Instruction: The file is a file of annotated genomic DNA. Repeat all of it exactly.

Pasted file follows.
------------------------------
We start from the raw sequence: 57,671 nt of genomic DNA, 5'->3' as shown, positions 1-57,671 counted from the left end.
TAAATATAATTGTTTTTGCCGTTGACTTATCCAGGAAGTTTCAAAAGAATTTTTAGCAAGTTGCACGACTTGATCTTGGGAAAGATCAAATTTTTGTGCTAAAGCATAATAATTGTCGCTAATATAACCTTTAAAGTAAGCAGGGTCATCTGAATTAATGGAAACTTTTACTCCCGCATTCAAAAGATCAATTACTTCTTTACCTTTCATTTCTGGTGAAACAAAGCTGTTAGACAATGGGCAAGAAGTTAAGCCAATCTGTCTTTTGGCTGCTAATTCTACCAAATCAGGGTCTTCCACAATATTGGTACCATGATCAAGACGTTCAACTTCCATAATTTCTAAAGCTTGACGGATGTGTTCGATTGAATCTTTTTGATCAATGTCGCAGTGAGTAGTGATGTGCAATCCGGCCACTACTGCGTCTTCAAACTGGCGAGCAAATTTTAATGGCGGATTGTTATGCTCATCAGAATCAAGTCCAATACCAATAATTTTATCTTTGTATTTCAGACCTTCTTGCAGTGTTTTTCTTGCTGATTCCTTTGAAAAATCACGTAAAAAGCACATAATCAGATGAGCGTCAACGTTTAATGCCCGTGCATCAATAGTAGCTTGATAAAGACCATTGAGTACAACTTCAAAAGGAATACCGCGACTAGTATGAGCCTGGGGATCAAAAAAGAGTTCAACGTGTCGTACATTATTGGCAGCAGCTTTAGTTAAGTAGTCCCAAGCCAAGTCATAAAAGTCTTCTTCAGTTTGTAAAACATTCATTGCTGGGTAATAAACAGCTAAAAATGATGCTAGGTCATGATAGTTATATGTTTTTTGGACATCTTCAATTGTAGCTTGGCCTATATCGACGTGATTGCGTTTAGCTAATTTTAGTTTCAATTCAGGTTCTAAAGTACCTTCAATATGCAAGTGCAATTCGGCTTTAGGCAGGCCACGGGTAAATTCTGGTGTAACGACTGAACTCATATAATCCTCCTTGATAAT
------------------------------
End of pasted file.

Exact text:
We start from the raw sequence: 57,671 nt of genomic DNA, 5'->3' as shown, positions 1-57,671 counted from the left end.
TAAATATAATTGTTTTTGCCGTTGACTTATCCAGGAAGTTTCAAAAGAATTTTTAGCAAGTTGCACGACTTGATCTTGGGAAAGATCAAATTTTTGTGCTAAAGCATAATAATTGTCGCTAATATAACCTTTAAAGTAAGCAGGGTCATCTGAATTAATGGAAACTTTTACTCCCGCATTCAAAAGATCAATTACTTCTTTACCTTTCATTTCTGGTGAAACAAAGCTGTTAGACAATGGGCAAGAAGTTAAGCCAATCTGTCTTTTGGCTGCTAATTCTACCAAATCAGGGTCTTCCACAATATTGGTACCATGATCAAGACGTTCAACTTCCATAATTTCTAAAGCTTGACGGATGTGTTCGATTGAATCTTTTTGATCAATGTCGCAGTGAGTAGTGATGTGCAATCCGGCCACTACTGCGTCTTCAAACTGGCGAGCAAATTTTAATGGCGGATTGTTATGCTCATCAGAATCAAGTCCAATACCAATAATTTTATCTTTGTATTTCAGACCTTCTTGCAGTGTTTTTCTTGCTGATTCCTTTGAAAAATCACGTAAAAAGCACATAATCAGATGAGCGTCAACGTTTAATGCCCGTGCATCAATAGTAGCTTGATAAAGACCATTGAGTACAACTTCAAAAGGAATACCGCGACTAGTATGAGCCTGGGGATCAAAAAAGAGTTCAACGTGTCGTACATTATTGGCAGCAGCTTTAGTTAAGTAGTCCCAAGCCAAGTCATAAAAGTCTTCTTCAGTTTGTAAAACATTCATTGCTGGGTAATAAACAGCTAAAAATGATGCTAGGTCATGATAGTTATATGTTTTTTGGACATCTTCAATTGTAGCTTGGCCTATATCGACGTGATTGCGTTTAGCTAATTTTAGTTTCAATTCAGGTTCTAAAGTACCTTCAATATGCAAGTGCAATTCGGCTTTAGGCAGGCCACGGGTAAATTCTGGTGTAACGACTGAACTCATATAATCCTCCTTGATAAT